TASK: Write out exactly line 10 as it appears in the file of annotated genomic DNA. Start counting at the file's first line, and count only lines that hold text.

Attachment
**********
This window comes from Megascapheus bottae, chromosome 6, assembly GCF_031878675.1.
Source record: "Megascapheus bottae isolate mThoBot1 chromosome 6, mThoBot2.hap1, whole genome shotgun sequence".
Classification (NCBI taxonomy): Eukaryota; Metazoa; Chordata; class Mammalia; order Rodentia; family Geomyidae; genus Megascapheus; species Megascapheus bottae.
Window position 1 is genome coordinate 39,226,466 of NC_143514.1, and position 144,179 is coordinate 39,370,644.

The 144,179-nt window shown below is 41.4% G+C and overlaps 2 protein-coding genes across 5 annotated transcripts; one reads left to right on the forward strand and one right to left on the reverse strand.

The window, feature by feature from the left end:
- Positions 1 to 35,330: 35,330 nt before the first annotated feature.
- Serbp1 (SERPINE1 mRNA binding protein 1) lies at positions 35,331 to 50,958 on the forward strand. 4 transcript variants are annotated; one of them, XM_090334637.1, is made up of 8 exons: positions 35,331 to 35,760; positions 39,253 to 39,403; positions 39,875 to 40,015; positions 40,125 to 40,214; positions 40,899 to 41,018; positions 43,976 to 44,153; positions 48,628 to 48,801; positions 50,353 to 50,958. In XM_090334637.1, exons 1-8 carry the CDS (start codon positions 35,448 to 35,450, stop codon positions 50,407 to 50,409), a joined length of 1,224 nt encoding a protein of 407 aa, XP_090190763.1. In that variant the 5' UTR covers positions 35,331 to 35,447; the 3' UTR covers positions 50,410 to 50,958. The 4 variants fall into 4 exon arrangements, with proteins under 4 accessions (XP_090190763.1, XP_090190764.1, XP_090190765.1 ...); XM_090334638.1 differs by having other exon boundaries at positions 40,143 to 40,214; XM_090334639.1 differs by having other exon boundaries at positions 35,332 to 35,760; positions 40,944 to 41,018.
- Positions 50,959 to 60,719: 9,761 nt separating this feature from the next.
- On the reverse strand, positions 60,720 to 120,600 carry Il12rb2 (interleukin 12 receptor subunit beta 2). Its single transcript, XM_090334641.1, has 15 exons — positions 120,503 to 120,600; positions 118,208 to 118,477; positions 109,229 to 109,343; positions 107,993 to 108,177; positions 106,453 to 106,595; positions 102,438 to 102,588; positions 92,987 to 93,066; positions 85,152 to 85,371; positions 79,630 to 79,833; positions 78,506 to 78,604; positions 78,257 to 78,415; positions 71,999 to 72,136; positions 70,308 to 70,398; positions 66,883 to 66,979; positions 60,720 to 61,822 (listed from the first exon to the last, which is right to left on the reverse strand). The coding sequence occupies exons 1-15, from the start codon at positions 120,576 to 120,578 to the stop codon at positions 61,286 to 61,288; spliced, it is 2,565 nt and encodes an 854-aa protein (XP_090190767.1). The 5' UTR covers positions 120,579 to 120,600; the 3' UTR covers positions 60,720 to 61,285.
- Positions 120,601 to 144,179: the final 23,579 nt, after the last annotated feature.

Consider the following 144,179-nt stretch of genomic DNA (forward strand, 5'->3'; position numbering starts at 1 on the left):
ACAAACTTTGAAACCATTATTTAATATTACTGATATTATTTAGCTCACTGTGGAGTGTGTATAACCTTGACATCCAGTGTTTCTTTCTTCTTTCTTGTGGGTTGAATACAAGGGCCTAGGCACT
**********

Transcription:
- On the reverse strand, positions 60,720 to 120,600 carry Il12rb2 (interleukin 12 receptor subunit beta 2). Its single transcript, XM_090334641.1, has 15 exons — positions 120,503 to 120,600; positions 118,208 to 118,477; positions 109,229 to 109,343; positions 107,993 to 108,177; positions 106,453 to 106,595; positions 102,438 to 102,588; positions 92,987 to 93,066; positions 85,152 to 85,371; positions 79,630 to 79,833; positions 78,506 to 78,604; positions 78,257 to 78,415; positions 71,999 to 72,136; positions 70,308 to 70,398; positions 66,883 to 66,979; positions 60,720 to 61,822 (listed from the first exon to the last, which is right to left on the reverse strand). The coding sequence occupies exons 1-15, from the start codon at positions 120,576 to 120,578 to the stop codon at positions 61,286 to 61,288; spliced, it is 2,565 nt and encodes an 854-aa protein (XP_090190767.1). The 5' UTR covers positions 120,579 to 120,600; the 3' UTR covers positions 60,720 to 61,285.